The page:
The role of early childhood education and care in the social and political life of our nation has never been more apparent. As the national conversation about changing the date of Australia Day accelerates—and, at least in some quarters, becomes a topic of lively and respectful debate—early childhood educators are participating and many are pausing for deep reflection. In the coming days, educators will ask themselves important questions about their curriculum decisions and their role in supporting children to understand what it means to be Australian and celebrate this identity.
For Early Childhood Australia (ECA), these questions have formed part of a reconciliation journey spanning many years. This year that journey gets consolidated with the launch of our second Reconciliation Action Plan. Just like our colleagues in the early childhood education community, we have sought to understand and acknowledge the story of the injustices faced by our First Peoples. With the support of our Reconciliation Advisory Group, we have challenged and confronted ourselves about the continued discrimination, and we are working together to construct a different and more equitable future.
Our commitment to this work is more than compliance and expectation, it emerges from a fundamental belief that valuing and celebrating Aboriginal and Torres Strait Islander culture and identity enhances who we are as Australians, and that this must form part of how we educate our youngest citizens. The questions in this most recent debate strengthen our resolve and are matched with our belief that children, and those who work with them, have a right to participate in the evolving life and decisions of the Australian community.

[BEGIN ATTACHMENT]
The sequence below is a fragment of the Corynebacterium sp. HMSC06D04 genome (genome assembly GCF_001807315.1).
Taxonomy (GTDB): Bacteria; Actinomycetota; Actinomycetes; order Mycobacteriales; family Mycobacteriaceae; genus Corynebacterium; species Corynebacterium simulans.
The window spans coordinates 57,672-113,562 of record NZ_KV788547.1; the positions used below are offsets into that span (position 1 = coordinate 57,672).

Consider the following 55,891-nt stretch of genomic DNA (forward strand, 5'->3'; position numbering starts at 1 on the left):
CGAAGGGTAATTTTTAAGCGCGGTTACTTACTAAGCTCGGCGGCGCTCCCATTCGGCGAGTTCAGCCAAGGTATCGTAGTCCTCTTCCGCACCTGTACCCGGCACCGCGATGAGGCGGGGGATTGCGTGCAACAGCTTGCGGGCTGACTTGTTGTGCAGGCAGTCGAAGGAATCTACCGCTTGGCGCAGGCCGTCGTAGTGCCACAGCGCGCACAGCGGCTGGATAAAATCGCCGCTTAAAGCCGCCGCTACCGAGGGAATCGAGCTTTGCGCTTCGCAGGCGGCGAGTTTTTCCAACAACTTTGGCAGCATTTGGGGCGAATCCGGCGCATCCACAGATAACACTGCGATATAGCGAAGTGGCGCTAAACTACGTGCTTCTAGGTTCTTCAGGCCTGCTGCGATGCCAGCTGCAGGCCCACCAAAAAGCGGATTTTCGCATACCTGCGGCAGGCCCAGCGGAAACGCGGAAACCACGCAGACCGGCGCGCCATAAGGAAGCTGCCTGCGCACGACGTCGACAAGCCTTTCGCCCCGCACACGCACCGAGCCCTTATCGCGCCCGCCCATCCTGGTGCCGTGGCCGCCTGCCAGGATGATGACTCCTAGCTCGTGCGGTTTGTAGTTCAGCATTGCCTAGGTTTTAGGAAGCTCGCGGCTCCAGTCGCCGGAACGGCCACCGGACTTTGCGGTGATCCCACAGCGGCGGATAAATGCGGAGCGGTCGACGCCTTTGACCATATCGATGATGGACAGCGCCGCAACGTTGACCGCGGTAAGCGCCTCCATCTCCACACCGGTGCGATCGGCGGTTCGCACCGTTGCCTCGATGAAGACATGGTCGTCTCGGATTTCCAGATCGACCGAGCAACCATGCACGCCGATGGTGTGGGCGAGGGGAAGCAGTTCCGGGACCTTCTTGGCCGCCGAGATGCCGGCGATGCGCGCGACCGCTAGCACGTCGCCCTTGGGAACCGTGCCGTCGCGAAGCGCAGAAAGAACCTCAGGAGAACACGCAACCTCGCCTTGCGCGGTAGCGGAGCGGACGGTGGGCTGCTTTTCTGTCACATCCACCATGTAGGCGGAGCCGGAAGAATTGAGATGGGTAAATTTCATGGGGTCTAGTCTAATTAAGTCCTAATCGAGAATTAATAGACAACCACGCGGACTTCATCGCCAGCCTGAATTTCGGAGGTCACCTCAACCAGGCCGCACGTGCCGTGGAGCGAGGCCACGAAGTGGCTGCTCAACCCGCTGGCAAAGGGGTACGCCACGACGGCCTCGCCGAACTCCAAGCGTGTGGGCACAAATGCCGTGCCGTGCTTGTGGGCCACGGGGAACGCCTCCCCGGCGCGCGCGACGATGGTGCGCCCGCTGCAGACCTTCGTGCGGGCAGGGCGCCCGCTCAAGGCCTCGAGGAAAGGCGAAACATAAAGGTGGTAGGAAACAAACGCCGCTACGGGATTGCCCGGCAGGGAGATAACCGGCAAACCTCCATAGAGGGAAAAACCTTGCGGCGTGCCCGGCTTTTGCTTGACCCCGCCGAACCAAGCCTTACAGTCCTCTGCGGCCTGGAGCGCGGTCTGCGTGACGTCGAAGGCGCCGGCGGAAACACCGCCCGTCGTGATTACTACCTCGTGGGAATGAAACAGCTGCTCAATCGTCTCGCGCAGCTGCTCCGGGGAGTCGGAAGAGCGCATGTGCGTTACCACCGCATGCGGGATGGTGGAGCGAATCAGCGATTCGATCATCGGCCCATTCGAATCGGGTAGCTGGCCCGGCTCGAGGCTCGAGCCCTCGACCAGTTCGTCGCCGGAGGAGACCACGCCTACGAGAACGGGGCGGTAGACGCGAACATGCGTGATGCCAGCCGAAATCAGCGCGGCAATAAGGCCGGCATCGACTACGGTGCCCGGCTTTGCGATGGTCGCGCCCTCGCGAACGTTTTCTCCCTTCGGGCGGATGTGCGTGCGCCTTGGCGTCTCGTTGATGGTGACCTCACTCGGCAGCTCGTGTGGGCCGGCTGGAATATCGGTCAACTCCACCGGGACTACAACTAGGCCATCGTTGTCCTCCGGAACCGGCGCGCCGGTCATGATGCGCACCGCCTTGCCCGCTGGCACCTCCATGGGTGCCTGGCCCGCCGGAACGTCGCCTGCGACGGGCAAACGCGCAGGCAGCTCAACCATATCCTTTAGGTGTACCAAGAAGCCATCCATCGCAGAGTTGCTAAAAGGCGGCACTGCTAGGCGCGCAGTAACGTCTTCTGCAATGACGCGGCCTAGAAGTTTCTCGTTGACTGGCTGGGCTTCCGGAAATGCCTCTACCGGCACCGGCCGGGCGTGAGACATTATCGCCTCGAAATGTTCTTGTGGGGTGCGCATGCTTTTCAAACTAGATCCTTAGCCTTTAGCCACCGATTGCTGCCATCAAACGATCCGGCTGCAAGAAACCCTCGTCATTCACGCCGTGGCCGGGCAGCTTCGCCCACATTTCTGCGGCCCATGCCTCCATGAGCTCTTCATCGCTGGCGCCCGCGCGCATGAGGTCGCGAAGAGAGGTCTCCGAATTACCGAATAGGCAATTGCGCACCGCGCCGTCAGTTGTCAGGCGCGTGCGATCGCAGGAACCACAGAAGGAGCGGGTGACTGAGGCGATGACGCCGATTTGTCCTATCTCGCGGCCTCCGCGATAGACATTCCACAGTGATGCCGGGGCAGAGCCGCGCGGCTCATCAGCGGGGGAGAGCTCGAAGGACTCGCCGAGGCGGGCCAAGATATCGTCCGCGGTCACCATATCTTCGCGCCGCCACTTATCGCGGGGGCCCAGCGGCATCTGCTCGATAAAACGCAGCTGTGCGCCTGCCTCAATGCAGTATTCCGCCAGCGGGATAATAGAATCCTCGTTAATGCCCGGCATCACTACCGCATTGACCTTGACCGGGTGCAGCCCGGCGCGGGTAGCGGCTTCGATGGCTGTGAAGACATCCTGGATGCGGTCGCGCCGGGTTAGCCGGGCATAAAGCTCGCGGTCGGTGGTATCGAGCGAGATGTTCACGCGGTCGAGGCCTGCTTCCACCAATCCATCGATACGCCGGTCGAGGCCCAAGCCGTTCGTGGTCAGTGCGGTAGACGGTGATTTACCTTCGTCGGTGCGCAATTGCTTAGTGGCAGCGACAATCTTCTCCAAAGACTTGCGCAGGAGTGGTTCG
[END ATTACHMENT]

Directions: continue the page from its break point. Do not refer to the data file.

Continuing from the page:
With this understanding, ECA stands alongside Reconciliation Australia in their call to change the date of Australia Day, and agrees with Chief Executive Karen Mundine that ‘a relatively small task’ would ‘demonstrate a willingness to address past wrongs’ and move to a stronger, more respectful relationship in the future. Our work in partnership with many key Aboriginal and Torres Strait Islander organisations confirms the need to listen closely with respect and act to change situations that cause further harm.
Cultural shifts are never easy, and we recognise that change is complex. But in this change, unlike many others, there is so much to gain and very little to lose, especially if we can find another more truly unifying way to celebrate our shared Australian identify. We call on our colleagues and the broader community of early childhood education and care, to join in this important national debate and—mindful of our professional and ethical commitment to act in the best interests of children—consider how we can best contribute to a more equitable future.